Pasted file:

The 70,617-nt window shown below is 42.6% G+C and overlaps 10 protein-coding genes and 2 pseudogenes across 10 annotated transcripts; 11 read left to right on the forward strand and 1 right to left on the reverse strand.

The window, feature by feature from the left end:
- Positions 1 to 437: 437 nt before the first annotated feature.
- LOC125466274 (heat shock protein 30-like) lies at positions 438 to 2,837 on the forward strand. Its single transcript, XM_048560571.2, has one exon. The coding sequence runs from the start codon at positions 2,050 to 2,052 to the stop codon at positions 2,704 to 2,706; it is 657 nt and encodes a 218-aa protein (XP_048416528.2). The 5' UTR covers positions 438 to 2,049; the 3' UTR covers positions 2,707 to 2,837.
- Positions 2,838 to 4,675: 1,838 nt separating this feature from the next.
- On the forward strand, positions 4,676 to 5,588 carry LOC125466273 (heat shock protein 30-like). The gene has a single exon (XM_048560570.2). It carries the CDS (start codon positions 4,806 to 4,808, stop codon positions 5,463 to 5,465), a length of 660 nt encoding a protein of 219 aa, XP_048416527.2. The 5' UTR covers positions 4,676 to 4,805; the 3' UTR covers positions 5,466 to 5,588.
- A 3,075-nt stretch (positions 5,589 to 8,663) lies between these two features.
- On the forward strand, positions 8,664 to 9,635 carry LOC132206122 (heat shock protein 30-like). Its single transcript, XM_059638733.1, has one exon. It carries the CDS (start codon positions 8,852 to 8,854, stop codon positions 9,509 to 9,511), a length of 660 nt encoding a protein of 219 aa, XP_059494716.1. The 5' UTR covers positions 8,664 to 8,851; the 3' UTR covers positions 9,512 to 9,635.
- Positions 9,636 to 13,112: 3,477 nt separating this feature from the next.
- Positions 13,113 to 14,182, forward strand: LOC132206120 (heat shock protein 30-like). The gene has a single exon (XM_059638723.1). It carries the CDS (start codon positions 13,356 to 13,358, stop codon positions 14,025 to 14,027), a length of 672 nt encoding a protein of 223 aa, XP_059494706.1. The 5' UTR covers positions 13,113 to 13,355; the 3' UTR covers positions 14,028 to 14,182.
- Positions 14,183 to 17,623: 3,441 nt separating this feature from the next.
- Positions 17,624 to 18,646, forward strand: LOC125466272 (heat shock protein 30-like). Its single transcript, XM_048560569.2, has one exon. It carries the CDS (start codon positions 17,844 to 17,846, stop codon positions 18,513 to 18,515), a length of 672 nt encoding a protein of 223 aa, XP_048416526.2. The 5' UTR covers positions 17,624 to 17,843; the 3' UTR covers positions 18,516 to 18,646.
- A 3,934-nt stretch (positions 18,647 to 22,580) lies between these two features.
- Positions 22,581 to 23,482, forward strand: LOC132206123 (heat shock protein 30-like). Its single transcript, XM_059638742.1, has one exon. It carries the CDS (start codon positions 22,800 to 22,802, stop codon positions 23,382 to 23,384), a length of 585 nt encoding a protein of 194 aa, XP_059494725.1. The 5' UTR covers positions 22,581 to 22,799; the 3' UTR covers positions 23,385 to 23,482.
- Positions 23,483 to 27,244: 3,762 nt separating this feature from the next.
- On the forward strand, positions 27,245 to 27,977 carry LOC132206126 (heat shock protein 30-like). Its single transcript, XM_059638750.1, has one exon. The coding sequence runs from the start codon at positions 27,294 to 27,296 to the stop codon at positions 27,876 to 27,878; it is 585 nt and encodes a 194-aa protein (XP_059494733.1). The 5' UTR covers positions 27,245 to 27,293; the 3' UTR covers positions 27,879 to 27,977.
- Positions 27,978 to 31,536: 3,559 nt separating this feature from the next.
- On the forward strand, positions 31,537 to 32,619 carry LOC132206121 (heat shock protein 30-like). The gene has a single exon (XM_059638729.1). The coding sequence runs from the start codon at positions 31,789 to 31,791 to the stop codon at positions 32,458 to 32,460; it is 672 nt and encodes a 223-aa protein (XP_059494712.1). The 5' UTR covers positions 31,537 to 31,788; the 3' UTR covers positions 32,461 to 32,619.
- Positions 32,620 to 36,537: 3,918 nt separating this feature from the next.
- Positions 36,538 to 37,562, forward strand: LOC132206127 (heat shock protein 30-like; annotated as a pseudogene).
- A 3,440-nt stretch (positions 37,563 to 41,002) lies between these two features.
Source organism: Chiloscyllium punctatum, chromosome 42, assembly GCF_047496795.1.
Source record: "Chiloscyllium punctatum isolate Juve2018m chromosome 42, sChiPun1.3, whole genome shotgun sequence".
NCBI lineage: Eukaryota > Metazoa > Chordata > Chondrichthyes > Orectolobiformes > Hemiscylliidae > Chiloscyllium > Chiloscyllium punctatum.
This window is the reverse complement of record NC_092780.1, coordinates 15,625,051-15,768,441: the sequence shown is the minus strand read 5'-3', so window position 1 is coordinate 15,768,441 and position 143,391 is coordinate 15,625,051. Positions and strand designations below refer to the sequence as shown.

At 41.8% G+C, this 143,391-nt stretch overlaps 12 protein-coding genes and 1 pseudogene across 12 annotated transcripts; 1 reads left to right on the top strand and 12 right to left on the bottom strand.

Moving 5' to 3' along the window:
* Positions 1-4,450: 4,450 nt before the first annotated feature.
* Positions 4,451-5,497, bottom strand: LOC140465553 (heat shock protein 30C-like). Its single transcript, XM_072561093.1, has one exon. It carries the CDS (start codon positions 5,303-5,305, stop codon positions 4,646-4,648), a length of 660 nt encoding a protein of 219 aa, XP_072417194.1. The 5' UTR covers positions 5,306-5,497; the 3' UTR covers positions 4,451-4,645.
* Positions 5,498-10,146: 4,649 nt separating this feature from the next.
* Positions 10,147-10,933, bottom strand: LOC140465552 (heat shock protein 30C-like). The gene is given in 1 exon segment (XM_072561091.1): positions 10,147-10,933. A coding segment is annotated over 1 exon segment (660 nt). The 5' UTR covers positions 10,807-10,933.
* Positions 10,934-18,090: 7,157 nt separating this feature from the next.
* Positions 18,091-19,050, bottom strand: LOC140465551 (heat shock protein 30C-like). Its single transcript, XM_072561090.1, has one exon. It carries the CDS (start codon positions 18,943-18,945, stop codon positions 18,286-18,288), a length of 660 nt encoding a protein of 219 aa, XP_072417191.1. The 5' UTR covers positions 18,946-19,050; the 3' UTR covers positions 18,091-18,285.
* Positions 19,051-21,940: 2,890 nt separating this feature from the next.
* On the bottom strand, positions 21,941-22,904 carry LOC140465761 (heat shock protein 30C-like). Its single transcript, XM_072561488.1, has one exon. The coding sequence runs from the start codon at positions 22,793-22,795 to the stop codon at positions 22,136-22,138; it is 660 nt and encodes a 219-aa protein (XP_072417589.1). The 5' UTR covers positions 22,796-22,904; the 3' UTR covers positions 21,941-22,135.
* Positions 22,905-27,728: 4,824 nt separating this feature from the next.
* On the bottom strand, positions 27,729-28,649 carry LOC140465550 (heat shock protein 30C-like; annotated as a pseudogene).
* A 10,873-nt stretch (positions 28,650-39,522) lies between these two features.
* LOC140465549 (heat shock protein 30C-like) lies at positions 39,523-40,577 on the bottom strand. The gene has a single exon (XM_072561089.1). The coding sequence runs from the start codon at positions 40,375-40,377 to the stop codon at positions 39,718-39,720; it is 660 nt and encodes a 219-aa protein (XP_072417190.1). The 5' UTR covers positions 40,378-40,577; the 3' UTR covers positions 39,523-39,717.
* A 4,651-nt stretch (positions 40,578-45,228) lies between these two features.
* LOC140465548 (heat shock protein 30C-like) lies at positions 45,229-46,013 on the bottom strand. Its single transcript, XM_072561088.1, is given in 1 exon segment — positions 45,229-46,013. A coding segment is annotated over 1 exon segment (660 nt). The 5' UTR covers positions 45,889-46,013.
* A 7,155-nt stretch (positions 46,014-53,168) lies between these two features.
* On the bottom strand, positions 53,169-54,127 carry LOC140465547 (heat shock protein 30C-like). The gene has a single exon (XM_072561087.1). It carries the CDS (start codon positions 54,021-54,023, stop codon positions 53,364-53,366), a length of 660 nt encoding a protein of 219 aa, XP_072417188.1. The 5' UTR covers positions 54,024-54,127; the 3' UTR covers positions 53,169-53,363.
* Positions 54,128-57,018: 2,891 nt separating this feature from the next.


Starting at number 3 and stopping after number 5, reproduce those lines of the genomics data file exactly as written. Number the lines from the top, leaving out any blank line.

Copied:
- Positions 1 to 437: 437 nt before the first annotated feature.
- LOC125466274 (heat shock protein 30-like) lies at positions 438 to 2,837 on the forward strand. Its single transcript, XM_048560571.2, has one exon. The coding sequence runs from the start codon at positions 2,050 to 2,052 to the stop codon at positions 2,704 to 2,706; it is 657 nt and encodes a 218-aa protein (XP_048416528.2). The 5' UTR covers positions 438 to 2,049; the 3' UTR covers positions 2,707 to 2,837.
- Positions 2,838 to 4,675: 1,838 nt separating this feature from the next.